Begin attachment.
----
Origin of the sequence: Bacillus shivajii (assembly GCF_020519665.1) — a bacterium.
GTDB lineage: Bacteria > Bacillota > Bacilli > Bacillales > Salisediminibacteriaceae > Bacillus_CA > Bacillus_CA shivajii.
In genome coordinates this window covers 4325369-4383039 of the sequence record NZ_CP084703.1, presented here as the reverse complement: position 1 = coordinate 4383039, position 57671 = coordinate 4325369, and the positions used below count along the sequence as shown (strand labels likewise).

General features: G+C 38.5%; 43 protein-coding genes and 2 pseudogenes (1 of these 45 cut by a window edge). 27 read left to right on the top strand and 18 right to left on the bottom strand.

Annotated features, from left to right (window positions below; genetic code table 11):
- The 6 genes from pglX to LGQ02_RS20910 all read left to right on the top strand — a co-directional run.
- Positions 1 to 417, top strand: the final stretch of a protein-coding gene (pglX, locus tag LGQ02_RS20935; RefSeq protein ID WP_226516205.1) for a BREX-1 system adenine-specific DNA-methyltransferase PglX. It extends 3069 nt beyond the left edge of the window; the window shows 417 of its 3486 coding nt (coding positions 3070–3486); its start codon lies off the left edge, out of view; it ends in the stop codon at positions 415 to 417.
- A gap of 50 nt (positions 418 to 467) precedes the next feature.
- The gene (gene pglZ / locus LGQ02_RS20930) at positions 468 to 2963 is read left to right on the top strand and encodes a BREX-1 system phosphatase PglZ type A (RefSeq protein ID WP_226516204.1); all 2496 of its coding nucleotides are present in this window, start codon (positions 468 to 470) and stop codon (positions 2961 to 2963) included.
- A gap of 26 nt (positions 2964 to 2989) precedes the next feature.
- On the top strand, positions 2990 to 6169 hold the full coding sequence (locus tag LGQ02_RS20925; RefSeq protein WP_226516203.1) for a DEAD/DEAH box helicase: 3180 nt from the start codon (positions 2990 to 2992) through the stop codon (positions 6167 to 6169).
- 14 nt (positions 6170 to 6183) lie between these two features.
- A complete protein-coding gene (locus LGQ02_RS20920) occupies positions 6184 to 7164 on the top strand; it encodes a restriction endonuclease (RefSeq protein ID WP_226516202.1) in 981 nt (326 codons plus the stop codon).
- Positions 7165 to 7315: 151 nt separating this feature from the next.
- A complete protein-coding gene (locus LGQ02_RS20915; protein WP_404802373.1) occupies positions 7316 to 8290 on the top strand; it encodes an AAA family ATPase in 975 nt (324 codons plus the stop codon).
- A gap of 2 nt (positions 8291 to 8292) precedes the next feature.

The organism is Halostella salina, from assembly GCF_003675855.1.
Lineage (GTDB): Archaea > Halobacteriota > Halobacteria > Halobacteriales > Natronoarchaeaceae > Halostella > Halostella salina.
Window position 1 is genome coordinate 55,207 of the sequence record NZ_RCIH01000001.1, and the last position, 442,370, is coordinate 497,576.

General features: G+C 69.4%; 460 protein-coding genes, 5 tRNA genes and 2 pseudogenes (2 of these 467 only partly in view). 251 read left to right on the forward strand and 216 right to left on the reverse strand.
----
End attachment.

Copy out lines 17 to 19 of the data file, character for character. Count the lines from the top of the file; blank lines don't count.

The organism is Halostella salina, from assembly GCF_003675855.1.
Lineage (GTDB): Archaea > Halobacteriota > Halobacteria > Halobacteriales > Natronoarchaeaceae > Halostella > Halostella salina.
Window position 1 is genome coordinate 55,207 of the sequence record NZ_RCIH01000001.1, and the last position, 442,370, is coordinate 497,576.